In 2014 a process of public participation was initiated in order to produce a framework concept for the future configuration of the “Biosphere Bliesgau”. This paper presents characteristics of ... [more ▼]

In 2014 a process of public participation was initiated in order to produce a framework concept for the future configuration of the “Biosphere Bliesgau”. This paper presents characteristics of participation, both in general and in large-scale protected areas in particular, and discusses what various forms of participation (ranging from pure information as non-participation to bottom-up partnerships as the strongest form of participation) are possible. The empirical-analytical section of the paper investigates the 2014 process of participation in Biosphere Bliesgau, using publically available protocols and interviews. It can be seen that the top-down process – e. g. involving concrete agreements between individuals or groups – involves the selection of participants – intended or otherwise – and that the highest level of participation could therefore not be achieved. [less ▲]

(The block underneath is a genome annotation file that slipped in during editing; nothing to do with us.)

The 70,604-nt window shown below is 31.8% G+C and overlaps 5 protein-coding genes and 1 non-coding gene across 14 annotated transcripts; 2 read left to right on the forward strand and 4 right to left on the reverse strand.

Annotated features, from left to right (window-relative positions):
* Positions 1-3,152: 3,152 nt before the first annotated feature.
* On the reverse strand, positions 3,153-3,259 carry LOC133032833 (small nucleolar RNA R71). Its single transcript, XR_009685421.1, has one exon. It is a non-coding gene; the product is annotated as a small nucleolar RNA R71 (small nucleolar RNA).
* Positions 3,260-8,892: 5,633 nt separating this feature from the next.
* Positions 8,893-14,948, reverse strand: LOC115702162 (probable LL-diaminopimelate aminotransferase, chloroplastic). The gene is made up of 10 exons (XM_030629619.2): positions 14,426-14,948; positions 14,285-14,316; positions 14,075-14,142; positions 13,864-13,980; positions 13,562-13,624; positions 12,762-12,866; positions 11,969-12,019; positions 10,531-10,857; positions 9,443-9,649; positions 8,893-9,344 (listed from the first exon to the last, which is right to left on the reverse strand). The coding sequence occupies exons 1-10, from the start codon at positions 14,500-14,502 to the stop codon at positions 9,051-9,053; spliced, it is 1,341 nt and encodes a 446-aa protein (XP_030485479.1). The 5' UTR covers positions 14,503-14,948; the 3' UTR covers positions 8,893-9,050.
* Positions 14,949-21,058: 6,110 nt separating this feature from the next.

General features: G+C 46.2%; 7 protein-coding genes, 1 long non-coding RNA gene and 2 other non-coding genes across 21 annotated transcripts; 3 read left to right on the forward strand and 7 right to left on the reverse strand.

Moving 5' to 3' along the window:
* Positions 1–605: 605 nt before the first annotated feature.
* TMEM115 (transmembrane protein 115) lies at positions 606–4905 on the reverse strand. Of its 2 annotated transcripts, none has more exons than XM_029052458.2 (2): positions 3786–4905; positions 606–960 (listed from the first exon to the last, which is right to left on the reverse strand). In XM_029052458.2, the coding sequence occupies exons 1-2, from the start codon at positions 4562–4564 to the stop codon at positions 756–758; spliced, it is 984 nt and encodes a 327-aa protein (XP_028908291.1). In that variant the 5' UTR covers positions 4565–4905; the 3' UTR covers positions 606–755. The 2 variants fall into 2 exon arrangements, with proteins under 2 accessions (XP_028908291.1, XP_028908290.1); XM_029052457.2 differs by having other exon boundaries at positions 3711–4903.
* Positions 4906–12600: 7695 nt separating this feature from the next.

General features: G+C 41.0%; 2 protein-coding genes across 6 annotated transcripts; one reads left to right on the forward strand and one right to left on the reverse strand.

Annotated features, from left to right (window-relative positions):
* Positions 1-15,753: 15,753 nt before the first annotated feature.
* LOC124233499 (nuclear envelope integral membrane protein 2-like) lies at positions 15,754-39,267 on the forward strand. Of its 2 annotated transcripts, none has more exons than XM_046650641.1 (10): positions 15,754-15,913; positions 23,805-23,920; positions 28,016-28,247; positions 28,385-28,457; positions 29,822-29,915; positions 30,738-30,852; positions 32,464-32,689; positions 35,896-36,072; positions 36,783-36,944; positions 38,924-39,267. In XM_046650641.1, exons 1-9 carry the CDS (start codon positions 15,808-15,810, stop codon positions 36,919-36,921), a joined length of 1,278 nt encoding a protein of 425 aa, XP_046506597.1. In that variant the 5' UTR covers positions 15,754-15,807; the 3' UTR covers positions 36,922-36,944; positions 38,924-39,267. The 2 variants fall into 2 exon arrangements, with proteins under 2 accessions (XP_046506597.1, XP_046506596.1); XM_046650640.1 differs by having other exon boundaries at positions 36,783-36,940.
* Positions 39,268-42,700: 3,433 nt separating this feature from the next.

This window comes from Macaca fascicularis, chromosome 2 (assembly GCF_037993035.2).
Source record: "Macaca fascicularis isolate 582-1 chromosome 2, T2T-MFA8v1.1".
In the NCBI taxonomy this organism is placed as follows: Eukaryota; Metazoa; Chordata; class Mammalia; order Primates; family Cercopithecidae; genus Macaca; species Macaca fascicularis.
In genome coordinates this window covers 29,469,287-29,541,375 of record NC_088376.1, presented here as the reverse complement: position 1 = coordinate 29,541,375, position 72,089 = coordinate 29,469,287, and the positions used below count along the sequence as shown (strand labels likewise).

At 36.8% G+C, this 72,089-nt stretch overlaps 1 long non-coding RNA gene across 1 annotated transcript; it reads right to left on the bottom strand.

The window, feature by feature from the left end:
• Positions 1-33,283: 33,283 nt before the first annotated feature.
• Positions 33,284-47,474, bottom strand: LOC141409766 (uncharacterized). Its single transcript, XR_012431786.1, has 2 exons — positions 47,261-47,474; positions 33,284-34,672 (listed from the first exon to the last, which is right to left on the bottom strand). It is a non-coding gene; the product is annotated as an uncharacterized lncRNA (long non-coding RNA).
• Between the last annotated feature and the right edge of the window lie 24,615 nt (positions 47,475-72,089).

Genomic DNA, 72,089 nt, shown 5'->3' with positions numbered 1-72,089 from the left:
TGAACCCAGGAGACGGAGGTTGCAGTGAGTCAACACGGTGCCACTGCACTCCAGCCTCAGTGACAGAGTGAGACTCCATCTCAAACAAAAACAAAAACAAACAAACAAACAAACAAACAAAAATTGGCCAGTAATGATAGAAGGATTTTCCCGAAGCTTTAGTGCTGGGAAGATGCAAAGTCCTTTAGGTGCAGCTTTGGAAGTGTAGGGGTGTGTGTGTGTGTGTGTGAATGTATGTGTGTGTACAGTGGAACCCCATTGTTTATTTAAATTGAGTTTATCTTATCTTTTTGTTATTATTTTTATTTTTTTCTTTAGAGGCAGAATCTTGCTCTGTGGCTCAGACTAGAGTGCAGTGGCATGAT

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See detailLuxembourgish implementation of the Common European Asylum System: Insights from a small-scale country
Paraschivescu, Claudia UL; Oesch, Lucas UL; Nienaber, Birte UL

Scientific Conference (2018)

Within the so-called migration crisis, the focus of media and research has been mainly on Mediterranean countries, which were the first impacted by the arrival of refugees, as well as big recipients of ... [more ▼]